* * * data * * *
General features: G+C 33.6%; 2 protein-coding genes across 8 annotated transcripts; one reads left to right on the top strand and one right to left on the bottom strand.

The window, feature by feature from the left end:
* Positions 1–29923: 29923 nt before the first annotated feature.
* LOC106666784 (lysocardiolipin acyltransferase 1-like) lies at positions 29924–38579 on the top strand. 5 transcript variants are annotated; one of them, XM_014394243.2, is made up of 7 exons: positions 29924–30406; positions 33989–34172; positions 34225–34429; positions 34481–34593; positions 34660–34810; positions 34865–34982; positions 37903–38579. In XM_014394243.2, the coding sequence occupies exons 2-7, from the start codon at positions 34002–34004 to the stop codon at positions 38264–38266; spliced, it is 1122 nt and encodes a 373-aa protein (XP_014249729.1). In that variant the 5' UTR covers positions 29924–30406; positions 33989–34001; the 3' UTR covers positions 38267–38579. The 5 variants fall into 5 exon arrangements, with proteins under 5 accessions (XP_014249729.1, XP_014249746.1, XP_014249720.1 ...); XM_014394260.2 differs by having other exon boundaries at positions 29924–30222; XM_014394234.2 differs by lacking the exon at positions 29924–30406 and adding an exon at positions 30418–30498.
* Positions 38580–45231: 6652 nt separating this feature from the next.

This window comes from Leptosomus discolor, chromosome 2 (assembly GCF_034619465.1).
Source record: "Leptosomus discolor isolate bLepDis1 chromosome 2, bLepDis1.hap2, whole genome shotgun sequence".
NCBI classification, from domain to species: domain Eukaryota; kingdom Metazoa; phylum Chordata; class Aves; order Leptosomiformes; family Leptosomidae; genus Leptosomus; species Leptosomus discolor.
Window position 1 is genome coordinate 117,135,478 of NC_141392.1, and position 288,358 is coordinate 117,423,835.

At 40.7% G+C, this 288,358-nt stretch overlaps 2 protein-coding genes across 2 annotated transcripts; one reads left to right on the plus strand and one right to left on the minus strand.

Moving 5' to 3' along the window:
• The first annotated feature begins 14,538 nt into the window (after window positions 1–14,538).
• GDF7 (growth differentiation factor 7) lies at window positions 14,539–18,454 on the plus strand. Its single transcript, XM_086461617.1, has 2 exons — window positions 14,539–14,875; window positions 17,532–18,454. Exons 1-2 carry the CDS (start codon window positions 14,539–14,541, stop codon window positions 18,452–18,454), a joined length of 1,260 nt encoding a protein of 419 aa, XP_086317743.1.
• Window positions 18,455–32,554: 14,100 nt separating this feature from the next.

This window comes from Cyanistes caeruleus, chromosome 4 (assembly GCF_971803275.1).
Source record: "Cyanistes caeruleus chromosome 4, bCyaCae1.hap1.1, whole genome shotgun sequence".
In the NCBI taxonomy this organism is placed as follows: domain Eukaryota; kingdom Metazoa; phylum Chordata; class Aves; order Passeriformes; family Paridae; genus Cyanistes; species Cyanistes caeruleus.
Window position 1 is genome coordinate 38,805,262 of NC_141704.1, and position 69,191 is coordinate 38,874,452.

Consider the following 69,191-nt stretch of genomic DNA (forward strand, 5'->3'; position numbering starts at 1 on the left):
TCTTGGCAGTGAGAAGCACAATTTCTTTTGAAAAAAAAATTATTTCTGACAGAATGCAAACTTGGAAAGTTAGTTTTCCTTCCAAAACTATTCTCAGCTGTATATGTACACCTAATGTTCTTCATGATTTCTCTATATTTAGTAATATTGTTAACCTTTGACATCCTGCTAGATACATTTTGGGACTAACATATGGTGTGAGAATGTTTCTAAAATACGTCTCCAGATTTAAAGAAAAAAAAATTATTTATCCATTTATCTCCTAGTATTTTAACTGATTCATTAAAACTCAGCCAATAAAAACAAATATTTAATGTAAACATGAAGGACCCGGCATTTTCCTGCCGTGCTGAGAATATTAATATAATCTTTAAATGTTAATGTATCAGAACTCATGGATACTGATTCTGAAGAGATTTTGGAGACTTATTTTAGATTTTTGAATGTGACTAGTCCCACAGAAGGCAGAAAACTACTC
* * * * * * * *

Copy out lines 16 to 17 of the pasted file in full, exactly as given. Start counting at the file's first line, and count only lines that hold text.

Source record: "Cyanistes caeruleus chromosome 4, bCyaCae1.hap1.1, whole genome shotgun sequence".
In the NCBI taxonomy this organism is placed as follows: domain Eukaryota; kingdom Metazoa; phylum Chordata; class Aves; order Passeriformes; family Paridae; genus Cyanistes; species Cyanistes caeruleus.